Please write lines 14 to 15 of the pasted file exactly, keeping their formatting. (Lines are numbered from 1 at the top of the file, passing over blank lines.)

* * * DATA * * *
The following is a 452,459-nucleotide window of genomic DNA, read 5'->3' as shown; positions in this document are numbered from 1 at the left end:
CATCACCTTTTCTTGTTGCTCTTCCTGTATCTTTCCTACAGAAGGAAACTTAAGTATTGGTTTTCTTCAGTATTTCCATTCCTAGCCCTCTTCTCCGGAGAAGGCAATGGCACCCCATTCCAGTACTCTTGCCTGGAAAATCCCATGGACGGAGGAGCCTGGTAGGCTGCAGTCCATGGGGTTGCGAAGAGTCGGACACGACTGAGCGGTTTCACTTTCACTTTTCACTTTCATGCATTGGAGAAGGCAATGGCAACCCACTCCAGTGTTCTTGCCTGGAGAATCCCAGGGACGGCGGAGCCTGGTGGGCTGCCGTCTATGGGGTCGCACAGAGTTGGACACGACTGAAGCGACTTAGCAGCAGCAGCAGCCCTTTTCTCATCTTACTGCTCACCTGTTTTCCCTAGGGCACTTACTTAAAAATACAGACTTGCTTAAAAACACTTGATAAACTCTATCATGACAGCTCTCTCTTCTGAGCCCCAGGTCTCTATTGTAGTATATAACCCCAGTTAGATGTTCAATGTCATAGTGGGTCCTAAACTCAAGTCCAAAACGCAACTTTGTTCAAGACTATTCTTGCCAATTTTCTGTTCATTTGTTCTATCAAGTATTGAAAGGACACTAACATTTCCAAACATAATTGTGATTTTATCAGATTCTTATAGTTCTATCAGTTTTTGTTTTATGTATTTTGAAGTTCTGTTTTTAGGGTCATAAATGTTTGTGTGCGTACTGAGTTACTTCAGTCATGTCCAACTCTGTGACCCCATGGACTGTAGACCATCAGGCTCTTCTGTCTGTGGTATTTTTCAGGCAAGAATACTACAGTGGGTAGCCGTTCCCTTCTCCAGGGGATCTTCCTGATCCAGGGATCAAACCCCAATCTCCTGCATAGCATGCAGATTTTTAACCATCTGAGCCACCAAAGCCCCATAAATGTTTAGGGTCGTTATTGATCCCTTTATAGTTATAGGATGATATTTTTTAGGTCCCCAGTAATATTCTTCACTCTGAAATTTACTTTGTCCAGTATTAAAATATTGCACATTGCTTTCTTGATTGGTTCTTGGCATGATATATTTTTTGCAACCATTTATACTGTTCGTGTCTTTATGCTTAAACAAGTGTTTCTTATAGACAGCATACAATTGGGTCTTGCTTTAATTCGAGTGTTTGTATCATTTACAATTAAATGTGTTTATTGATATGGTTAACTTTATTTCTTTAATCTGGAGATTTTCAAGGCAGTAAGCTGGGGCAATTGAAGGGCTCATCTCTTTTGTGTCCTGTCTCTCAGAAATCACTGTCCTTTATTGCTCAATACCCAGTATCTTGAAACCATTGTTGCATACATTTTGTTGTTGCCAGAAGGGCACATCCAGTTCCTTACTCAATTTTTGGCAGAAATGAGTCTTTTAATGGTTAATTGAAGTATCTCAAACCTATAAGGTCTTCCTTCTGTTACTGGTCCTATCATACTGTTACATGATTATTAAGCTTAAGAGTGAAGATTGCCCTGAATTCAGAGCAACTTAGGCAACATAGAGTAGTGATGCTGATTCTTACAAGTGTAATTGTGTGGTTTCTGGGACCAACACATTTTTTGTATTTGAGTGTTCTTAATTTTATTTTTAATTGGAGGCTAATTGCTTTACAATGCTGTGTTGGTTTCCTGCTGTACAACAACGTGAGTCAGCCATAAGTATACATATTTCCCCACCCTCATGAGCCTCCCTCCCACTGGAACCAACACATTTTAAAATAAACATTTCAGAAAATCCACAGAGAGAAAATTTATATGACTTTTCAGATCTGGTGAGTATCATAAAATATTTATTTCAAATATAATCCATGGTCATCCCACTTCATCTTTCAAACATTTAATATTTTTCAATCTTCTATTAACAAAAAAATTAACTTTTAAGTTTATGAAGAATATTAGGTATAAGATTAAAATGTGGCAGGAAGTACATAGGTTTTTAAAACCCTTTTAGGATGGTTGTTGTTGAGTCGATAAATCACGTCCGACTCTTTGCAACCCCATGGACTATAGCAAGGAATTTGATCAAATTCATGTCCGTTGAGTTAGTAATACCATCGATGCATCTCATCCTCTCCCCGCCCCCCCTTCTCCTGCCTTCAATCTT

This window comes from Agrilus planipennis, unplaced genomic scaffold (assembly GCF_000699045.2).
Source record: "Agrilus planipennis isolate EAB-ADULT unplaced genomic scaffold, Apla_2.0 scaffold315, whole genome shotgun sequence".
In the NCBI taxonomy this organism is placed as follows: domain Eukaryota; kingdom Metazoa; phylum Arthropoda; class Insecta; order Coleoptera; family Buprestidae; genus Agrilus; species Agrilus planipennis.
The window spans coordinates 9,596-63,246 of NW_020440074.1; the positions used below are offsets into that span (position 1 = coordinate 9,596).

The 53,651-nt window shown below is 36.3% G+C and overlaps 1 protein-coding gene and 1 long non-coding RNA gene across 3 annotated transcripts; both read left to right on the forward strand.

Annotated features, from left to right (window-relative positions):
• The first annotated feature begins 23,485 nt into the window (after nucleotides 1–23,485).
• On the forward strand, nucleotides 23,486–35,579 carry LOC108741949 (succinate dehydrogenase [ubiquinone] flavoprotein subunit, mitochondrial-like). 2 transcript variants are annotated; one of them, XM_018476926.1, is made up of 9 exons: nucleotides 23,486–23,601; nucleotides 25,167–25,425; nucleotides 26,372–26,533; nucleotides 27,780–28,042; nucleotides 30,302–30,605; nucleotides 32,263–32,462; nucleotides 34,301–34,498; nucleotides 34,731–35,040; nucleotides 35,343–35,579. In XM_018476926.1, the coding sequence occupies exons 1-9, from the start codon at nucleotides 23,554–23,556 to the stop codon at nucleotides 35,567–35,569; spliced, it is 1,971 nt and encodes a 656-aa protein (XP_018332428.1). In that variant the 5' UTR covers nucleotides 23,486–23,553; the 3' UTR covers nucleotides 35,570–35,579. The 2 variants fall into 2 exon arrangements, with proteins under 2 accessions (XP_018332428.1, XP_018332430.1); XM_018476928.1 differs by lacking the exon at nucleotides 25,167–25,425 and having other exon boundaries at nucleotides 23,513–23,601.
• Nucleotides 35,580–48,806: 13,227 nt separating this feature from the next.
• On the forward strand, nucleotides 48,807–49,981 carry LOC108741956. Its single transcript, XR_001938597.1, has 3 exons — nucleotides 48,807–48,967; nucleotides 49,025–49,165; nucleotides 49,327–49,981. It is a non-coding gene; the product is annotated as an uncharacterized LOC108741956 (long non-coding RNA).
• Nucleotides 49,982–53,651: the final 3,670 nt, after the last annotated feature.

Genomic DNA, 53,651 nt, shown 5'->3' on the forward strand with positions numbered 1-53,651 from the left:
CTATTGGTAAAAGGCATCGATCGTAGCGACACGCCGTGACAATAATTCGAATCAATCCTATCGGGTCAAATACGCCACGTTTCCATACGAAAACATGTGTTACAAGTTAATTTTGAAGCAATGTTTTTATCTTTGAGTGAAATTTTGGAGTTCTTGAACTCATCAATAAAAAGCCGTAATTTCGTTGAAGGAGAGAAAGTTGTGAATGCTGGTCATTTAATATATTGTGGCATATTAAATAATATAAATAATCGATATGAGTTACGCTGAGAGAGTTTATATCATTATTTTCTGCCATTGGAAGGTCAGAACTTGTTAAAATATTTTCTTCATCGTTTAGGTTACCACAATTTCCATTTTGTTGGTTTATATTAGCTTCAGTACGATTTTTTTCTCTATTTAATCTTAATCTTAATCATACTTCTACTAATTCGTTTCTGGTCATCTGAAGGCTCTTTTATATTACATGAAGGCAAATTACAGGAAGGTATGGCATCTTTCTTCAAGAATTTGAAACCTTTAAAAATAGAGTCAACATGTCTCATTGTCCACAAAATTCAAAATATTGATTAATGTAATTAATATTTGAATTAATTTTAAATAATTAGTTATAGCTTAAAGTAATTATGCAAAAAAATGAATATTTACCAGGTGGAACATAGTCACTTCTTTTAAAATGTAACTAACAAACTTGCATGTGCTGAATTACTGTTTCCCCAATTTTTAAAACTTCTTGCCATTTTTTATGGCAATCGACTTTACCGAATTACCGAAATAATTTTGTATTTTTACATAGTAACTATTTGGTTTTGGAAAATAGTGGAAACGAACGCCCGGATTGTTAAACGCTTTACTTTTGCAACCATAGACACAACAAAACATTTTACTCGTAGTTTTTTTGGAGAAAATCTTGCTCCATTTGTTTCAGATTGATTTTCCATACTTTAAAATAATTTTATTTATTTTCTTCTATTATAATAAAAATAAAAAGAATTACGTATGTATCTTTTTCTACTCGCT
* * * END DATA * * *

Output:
Genomic DNA, 53,651 nt, shown 5'->3' on the forward strand with positions numbered 1-53,651 from the left:
CTATTGGTAAAAGGCATCGATCGTAGCGACACGCCGTGACAATAATTCGAATCAATCCTATCGGGTCAAATACGCCACGTTTCCATACGAAAACATGTGTTACAAGTTAATTTTGAAGCAATGTTTTTATCTTTGAGTGAAATTTTGGAGTTCTTGAACTCATCAATAAAAAGCCGTAATTTCGTTGAAGGAGAGAAAGTTGTGAATGCTGGTCATTTAATATATTGTGGCATATTAAATAATATAAATAATCGATATGAGTTACGCTGAGAGAGTTTATATCATTATTTTCTGCCATTGGAAGGTCAGAACTTGTTAAAATATTTTCTTCATCGTTTAGGTTACCACAATTTCCATTTTGTTGGTTTATATTAGCTTCAGTACGATTTTTTTCTCTATTTAATCTTAATCTTAATCATACTTCTACTAATTCGTTTCTGGTCATCTGAAGGCTCTTTTATATTACATGAAGGCAAATTACAGGAAGGTATGGCATCTTTCTTCAAGAATTTGAAACCTTTAAAAATAGAGTCAACATGTCTCATTGTCCACAAAATTCAAAATATTGATTAATGTAATTAATATTTGAATTAATTTTAAATAATTAGTTATAGCTTAAAGTAATTATGCAAAAAAATGAATATTTACCAGGTGGAACATAGTCACTTCTTTTAAAATGTAACTAACAAACTTGCATGTGCTGAATTACTGTTTCCCCAATTTTTAAAACTTCTTGCCATTTTTTATGGCAATCGACTTTACCGAATTACCGAAATAATTTTGTATTTTTACATAGTAACTATTTGGTTTTGGAAAATAGTGGAAACGAACGCCCGGATTGTTAAACGCTTTACTTTTGCAACCATAGACACAACAAAACATTTTACTCGTAGTTTTTTTGGAGAAAATCTTGCTCCATTTGTTTCAGATTGATTTTCCATACTTTAAAATAATTTTATTTATTTTCTTCTATTATAATAAAAATAAAAAGAATTACGTATGTATCTTTTTCTACTCGCT